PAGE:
XIM APEX Mouse and Keyboard Adapter for the PS4

1,575 words.

I don’t exactly write “reviews” here on the ol’ blog, but these are my thoughts about the XIM APEX Adapter. It’s a USB gadget that plugs into a Playstation 4 (or an Xbox One, allegedly) and allows you to use a mouse and keyboard to play games that otherwise could only be played with a controller.

You may or may not have noticed a recurring theme here in the past year, which is that I constantly mention how much the PS4 controller hurts my hands. Specifically my left hand, and even more specifically my left thumb. If I use the controller too much, I lose a great deal of gripping strength in my left hand for days, so things like holding plates or opening jars become quite a bit more difficult. Normally I have to limit my PS4 playing time to maybe an hour a day, and ideally every other day. It’s not ideal when there’s a game that I’m dying to play. I don’t have the same trouble with mouse and keyboard, so I thought I’d try out this adapter.

Now if you search for XIM APEX reviews, most of what you find is whether or not it lets you “git gud” and “pwn your enemies” (and/or “cheat”) playing shooters on a console. The generally-accepted wisdom is that mouse-and-keyboard controls are more precise and advantageous than controllers when aiming. I have no interest in this aspect of the adapter whatsoever, and won’t be commenting on whether it will help in a competitive way with Overwatch or Call of Duty or whatever. My default reaction to that sales pitch, though, is “it’s a poor craftsman who blames his tools.” If your hands aren’t impaired, it’s not hard to learn to use a controller.

I was only interested in one thing: Can I play PS4 games with a mouse and keyboard when my hands (ie. thumbs) are too sore to use a controller?

In short, the answer is yes. Is it better than playing with a controller? Definitely not. A mouse and keyboard does not translate to controller buttons and movements in a 1-to-1 manner. Anyone who has played a bad console game port on the PC will know this (think: the first Dark Souls game). I would always choose to use the controller if I could. But this adapter is “good enough” to play when I otherwise couldn’t (or shouldn’t). At $125, it’s a fairly steep price for something that’s just “good enough.”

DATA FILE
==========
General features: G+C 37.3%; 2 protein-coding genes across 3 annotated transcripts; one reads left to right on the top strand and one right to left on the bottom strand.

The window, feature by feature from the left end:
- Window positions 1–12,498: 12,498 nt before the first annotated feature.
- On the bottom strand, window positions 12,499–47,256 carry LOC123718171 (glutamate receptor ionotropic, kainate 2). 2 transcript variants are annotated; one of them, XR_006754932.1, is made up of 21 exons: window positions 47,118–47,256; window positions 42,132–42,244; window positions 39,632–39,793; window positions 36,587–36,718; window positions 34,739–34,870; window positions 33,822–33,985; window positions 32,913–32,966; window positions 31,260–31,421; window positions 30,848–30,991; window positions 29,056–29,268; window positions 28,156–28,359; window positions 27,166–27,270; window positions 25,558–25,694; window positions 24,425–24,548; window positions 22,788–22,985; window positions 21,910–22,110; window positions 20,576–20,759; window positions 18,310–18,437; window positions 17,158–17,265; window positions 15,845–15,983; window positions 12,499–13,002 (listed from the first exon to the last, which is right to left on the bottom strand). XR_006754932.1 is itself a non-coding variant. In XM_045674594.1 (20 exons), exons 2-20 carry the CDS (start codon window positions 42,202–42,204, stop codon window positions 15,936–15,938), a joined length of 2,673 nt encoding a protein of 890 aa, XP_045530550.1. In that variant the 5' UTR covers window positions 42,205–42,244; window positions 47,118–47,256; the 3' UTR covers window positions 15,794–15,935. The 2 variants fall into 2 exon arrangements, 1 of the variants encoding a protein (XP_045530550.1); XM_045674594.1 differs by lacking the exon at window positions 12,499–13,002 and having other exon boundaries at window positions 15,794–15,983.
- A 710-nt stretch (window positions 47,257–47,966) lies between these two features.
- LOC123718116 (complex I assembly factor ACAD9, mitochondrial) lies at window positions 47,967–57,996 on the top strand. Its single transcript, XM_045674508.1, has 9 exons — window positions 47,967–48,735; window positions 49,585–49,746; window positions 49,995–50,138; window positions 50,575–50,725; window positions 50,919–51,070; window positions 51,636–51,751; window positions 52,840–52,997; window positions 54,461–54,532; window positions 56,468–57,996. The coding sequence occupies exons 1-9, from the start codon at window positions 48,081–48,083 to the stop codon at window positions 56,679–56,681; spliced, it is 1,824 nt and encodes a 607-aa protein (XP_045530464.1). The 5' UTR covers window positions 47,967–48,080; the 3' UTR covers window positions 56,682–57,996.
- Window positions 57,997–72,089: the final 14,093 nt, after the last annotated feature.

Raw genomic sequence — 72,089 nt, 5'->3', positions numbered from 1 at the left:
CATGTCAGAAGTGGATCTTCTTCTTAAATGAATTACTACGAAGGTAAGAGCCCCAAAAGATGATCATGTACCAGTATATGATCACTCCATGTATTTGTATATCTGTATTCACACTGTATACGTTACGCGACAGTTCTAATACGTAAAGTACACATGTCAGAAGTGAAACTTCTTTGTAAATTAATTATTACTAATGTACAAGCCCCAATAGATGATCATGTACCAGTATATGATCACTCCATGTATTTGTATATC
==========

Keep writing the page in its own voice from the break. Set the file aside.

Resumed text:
I tested with Death Stranding, which is the only game I’m playing on the PS4 right now. (I briefly tried it with The Division 2, and found that it worked there, too, though I never tried actually shooting at anything.) Death Stranding isn’t a shooter. It’s not fast-paced at all. Most of what you do in the game is interact with menus and walk around.

XIM APEX adapter plugged into my PS4.

How does the XIM APEX actually work? It’s a little USB dongle not much bigger than a thumb drive. It has one button on it, some lights, and USB connectors on both ends. You have to plug your game controller, a mouse, and a keyboard into the dongle, through an included 3-port USB hub. They say you can use your own hub if you want (USB 2.0 only, not 3.0, for some reason). Your game controller continues to function normally even while plugged into the adapter, so you can always pick it up and use it.

But wait, there’s more. If you plug all that in without doing anything else, nothing will happen. There’s a software component that actually tells the adapter what to do. That software comes in the form of an app that runs on your smart phone, in my case, an Android app. There’s also an iOS app, and allegedly there is Windows and Mac software as well, but I don’t know how that would work.

Because the app communicates with the adapter through Bluetooth. I imagine that you’d have to have a Bluetooth adapter in your Windows or Mac computer in order to use that software. I happen to have one in my gaming PC, but in my situation, it was just easier to use the phone app.

In the XIM phone app, you select the game you want to play from a big list, and it transmits the settings to the adapter. For example, I loaded up a profile for The Division 2 and played that right away. I only had to make adjustments to the mouse sensitivity. It appears they assume you’re using a very high DPI gaming mouse, and the one I’m using is an old Logitech junker.

The included 3-port USB hub, with PS4 controller, keyboard, and mouse plugged in. Yes, it's a lot of wires to wrangle.